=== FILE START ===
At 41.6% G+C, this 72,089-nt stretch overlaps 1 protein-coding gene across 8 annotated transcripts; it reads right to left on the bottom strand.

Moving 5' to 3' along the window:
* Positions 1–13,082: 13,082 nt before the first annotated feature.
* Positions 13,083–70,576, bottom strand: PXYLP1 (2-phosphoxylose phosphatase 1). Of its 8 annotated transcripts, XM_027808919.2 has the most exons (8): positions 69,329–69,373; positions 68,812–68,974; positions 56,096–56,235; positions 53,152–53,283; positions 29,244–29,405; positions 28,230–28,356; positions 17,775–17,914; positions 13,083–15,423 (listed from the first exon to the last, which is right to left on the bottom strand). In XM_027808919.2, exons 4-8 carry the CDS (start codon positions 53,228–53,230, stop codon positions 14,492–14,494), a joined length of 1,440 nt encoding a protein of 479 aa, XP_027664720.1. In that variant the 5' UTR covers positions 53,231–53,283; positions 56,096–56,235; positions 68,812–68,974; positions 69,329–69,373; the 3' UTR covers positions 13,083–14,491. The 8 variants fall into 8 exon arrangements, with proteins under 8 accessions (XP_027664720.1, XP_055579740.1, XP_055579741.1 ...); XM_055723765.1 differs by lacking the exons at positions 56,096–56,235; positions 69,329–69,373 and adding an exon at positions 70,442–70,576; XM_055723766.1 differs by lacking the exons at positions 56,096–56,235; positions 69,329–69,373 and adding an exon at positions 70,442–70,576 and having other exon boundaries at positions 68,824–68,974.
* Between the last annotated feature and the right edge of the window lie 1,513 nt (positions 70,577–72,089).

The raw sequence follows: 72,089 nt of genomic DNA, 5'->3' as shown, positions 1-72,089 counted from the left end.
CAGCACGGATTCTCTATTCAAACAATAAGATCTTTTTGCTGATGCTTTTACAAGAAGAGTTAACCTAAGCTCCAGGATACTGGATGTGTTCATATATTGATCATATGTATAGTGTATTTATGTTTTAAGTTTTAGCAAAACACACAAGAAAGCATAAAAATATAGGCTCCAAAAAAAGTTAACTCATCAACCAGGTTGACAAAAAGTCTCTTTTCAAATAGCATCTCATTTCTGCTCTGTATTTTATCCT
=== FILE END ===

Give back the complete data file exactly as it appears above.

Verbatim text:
At 41.6% G+C, this 72,089-nt stretch overlaps 1 protein-coding gene across 8 annotated transcripts; it reads right to left on the bottom strand.

Moving 5' to 3' along the window:
* Positions 1–13,082: 13,082 nt before the first annotated feature.
* Positions 13,083–70,576, bottom strand: PXYLP1 (2-phosphoxylose phosphatase 1). Of its 8 annotated transcripts, XM_027808919.2 has the most exons (8): positions 69,329–69,373; positions 68,812–68,974; positions 56,096–56,235; positions 53,152–53,283; positions 29,244–29,405; positions 28,230–28,356; positions 17,775–17,914; positions 13,083–15,423 (listed from the first exon to the last, which is right to left on the bottom strand). In XM_027808919.2, exons 4-8 carry the CDS (start codon positions 53,228–53,230, stop codon positions 14,492–14,494), a joined length of 1,440 nt encoding a protein of 479 aa, XP_027664720.1. In that variant the 5' UTR covers positions 53,231–53,283; positions 56,096–56,235; positions 68,812–68,974; positions 69,329–69,373; the 3' UTR covers positions 13,083–14,491. The 8 variants fall into 8 exon arrangements, with proteins under 8 accessions (XP_027664720.1, XP_055579740.1, XP_055579741.1 ...); XM_055723765.1 differs by lacking the exons at positions 56,096–56,235; positions 69,329–69,373 and adding an exon at positions 70,442–70,576; XM_055723766.1 differs by lacking the exons at positions 56,096–56,235; positions 69,329–69,373 and adding an exon at positions 70,442–70,576 and having other exon boundaries at positions 68,824–68,974.
* Between the last annotated feature and the right edge of the window lie 1,513 nt (positions 70,577–72,089).

The raw sequence follows: 72,089 nt of genomic DNA, 5'->3' as shown, positions 1-72,089 counted from the left end.
CAGCACGGATTCTCTATTCAAACAATAAGATCTTTTTGCTGATGCTTTTACAAGAAGAGTTAACCTAAGCTCCAGGATACTGGATGTGTTCATATATTGATCATATGTATAGTGTATTTATGTTTTAAGTTTTAGCAAAACACACAAGAAAGCATAAAAATATAGGCTCCAAAAAAAGTTAACTCATCAACCAGGTTGACAAAAAGTCTCTTTTCAAATAGCATCTCATTTCTGCTCTGTATTTTATCCT